Friday, November 25, 2016


Modified policies on climate issues might have some surprising benefits for a declining US coal industry, and for the future of carbon capture.

President-elect Trump is having second thoughts about climate change, previously dismissed as a Chinese-inspired hoax. There are many reasons that might make this a perfectly rational response to the impending responsibilities of office.

First he is almost certainly now getting briefings from scientific and other experts both on the reality of climate science, and on the potential impacts of climate change.

Second the USA is now suffering major drought conditions in the South West. There are indications of a possible link with climate change and strong indications of possibly much worse “megadroughts” in the future. Most people in the US now accept the reality of climate risks, and for some people the potential costs are becoming apparent.

Third, and of more immediate political significance, it seems unlikely that a US withdrawal from the Paris agreement would be followed by any significant US allies or trading partners. Even more significantly, and as I have observed in earlier blog comments, climate policy will become increasingly tied in with trade. China’s Vice Foreign Minister Liu Zhenmin, for example, has made it clear that China will take other countries’ positions on climate change and the low-carbon economy into account when negotiating trade deals.

This is hardly surprising. No-one is going to put up with trading partners who free-ride on cheap but destructive energy sources with unabated emissions, undercutting competitors who adopt environmentally responsible policies. [The UK incidentally will have to recognise the same realities as it navigates a path to those sunlit uplands of new trade agreements. This will be a bitter medicine for ardent climate sceptics and Leave campaigners such as Lawson, Redwood and Rees-Mogg.]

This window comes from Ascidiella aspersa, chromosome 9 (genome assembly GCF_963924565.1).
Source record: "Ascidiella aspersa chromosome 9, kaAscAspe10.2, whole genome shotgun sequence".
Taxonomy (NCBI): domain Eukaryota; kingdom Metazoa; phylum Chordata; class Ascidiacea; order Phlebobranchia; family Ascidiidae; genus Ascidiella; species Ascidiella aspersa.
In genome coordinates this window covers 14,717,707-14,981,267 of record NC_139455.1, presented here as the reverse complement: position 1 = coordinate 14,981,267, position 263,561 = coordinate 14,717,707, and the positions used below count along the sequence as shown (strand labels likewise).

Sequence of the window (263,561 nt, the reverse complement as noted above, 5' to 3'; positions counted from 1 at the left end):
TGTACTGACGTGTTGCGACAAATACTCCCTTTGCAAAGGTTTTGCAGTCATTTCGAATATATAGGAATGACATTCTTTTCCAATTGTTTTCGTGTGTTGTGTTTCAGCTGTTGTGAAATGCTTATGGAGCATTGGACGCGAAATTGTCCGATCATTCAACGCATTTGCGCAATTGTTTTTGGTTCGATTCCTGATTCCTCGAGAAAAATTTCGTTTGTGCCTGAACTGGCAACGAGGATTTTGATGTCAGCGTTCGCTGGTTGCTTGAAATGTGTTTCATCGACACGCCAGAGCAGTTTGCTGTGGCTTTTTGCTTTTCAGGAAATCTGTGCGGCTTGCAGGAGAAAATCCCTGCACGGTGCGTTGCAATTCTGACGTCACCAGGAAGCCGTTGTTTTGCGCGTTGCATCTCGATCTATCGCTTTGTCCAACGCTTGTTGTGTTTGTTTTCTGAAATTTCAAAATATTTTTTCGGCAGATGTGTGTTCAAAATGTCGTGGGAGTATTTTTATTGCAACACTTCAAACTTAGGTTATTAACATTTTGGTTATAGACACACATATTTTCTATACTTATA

But acceptance of the compelling arguments for action on greenhouse gas emissions could, in principle at least, also provide a lifeline for US coal communities, in the “rustbelt” that provided an important contribution to Trump’s election victory. The connection is carbon capture and storage (CCS) applied to coal. This is not currently a frontrunner as a least cost solution for US energy policy, and a substantial unknown is the extent to which Trump will be willing or able to fulfil his campaign promises to these neglected communities.

Coal has almost certainly suffered more from fracking and the resulting cheap gas than it has from federal environmental policies, so the connection may seem an improbable one. Proposed policies to spend on infrastructure, similar to those advanced by Obama but blocked by a Republican Congress, may provide a “Keynesian” stimulus to the economy. But directing them to benefit deprived areas may be much more difficult, particularly as the allocation of infrastructure spend is far from being in the gift of the President. 

There are in consequence some potential merits in CCS that at least make this an avenue worth exploring. A programme to develop carbon capture and storage has several potential advantages, and these include benefits to economically depressed regions with high dependency on coal.  It requires a very substantial infrastructure spend which is likely to be close to those regions. It may provide a more promising future for coal. And in terms of wider benefits, CCS is still seen by many policy analysts as an important or even essential ingredient of real progress to a low carbon economy, and could reduce the large number of coal fired stations that otherwise threaten to become stranded assets.

These are complex questions, and continued coal fired generation with CCS could still face many barriers, not least on cost. But the idea does provide at least a small element of hope for a fading industry.

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